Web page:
Oct 17 2018
Glantus Chief Data Officer on GDPR: Has the penny dropped?
Glantus Chief Data Officer Joe Keating looks at recent trends in GDPR complaints and enforcement, and what’s still to come.
I.T. has historically been responsible for data security and network protection, but GDPR’s requirements also involve operational and strategic areas of a business that make this a C-suite affair.
There have now been tens of thousands of complaints registered by EU Citizens directly related to Personal Data Protection violations on the basis of GDPR. For example, in France the French data protection authority (CNIL) has received 3,767 data protection complaints since the regulation came into effect in May of this year.
This is a 64 percent increase compared to the same four-month period last year.
In Ireland, former ‘Connect’ union members are looking to invoke the regulation in order to gain confirmation that they have indeed left their old union. Some 250 members resigned from ‘Connect’ from March 2017 and joined ‘Siptu’, only to be expelled from that organisation in July 2018 following an objection by ‘Connect’. They are now attempting to rejoin Siptu, but are first seeking confirmation from ‘Connect’ that their original membership has been resigned.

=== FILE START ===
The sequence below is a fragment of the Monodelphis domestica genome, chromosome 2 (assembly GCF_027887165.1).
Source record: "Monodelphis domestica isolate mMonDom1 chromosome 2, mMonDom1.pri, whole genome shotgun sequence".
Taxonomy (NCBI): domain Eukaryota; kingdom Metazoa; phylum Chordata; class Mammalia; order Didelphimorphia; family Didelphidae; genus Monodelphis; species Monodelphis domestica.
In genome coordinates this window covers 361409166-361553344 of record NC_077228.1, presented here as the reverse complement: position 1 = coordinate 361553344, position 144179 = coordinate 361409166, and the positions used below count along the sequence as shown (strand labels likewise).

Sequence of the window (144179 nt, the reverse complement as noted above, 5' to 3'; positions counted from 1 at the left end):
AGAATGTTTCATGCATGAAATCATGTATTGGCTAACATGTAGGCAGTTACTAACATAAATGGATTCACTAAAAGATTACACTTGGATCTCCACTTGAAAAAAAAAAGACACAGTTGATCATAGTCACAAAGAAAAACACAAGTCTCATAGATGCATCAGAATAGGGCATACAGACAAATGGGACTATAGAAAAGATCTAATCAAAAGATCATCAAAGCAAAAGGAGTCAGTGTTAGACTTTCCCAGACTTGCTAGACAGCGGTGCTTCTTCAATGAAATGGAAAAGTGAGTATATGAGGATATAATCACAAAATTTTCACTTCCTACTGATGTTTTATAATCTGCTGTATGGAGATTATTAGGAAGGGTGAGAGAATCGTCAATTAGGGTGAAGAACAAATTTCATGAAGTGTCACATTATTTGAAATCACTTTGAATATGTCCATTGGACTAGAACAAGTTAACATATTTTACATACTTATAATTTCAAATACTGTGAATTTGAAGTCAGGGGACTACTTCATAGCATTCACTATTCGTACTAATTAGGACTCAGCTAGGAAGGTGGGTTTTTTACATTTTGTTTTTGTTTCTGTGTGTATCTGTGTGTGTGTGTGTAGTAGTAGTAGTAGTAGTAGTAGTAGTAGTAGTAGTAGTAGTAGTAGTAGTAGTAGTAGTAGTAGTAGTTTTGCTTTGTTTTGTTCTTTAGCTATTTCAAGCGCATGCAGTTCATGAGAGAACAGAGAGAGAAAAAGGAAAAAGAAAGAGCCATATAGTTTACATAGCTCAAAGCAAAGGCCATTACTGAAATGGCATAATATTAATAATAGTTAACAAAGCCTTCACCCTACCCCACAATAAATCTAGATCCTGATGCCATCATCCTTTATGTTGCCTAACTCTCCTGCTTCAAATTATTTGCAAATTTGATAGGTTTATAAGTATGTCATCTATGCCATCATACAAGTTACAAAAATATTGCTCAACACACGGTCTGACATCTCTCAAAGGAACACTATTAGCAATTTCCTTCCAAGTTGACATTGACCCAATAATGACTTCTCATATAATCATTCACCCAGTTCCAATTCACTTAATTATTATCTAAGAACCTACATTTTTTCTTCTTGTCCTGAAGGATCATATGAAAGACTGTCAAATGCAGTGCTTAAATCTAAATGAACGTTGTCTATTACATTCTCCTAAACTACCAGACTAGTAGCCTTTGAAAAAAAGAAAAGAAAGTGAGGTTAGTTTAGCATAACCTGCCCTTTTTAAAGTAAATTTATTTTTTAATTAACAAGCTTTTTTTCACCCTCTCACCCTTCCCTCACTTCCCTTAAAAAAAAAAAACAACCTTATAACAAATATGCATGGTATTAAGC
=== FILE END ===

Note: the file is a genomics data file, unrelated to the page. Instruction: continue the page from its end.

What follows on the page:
Yes, GDPR has arrived… for EU Citizens
All of this information lends weight to the view that, ‘yes, GDPR has arrived’ for EU Citizens, but has the penny actually dropped for organisations that have not taken steps to comply. One of the biggest companies that are facing sanctions at the moment is Facebook.
This is based on their recent admission that almost 50 million user accounts were compromised by hackers exploiting the ‘view as’ function and represents the biggest breach in the social network’s history. As Ireland is Facebook’s European base of operations, it falls to the Office of the Data Protection Commissioner (ODPC) to investigate and impose an appropriate sanction in line with the General Data Protection Regulation.
Can the ODPC Please Stand Up?
This should results in a penalty of around $1.6 billion (4% of global turnover). The question is, will the ODPC stand up for users, demonstrate its commitment to GDPR and impose a substantial fine or not. Regardless of the outcome, the result of this investigation will be a key factor in how seriously GDPR is perceived by organisations across the world.
At Glantus, we are enabling companies across Ireland, UK, US, etc. to automate the processing of ‘Subject Access Requests’ (SARs), and to easily apply the processes required to satisfy the core aspects of the regulation. This helps our customers to satisfy their customer concerns (and requests) and also helps them to avoid the odd fine (or two).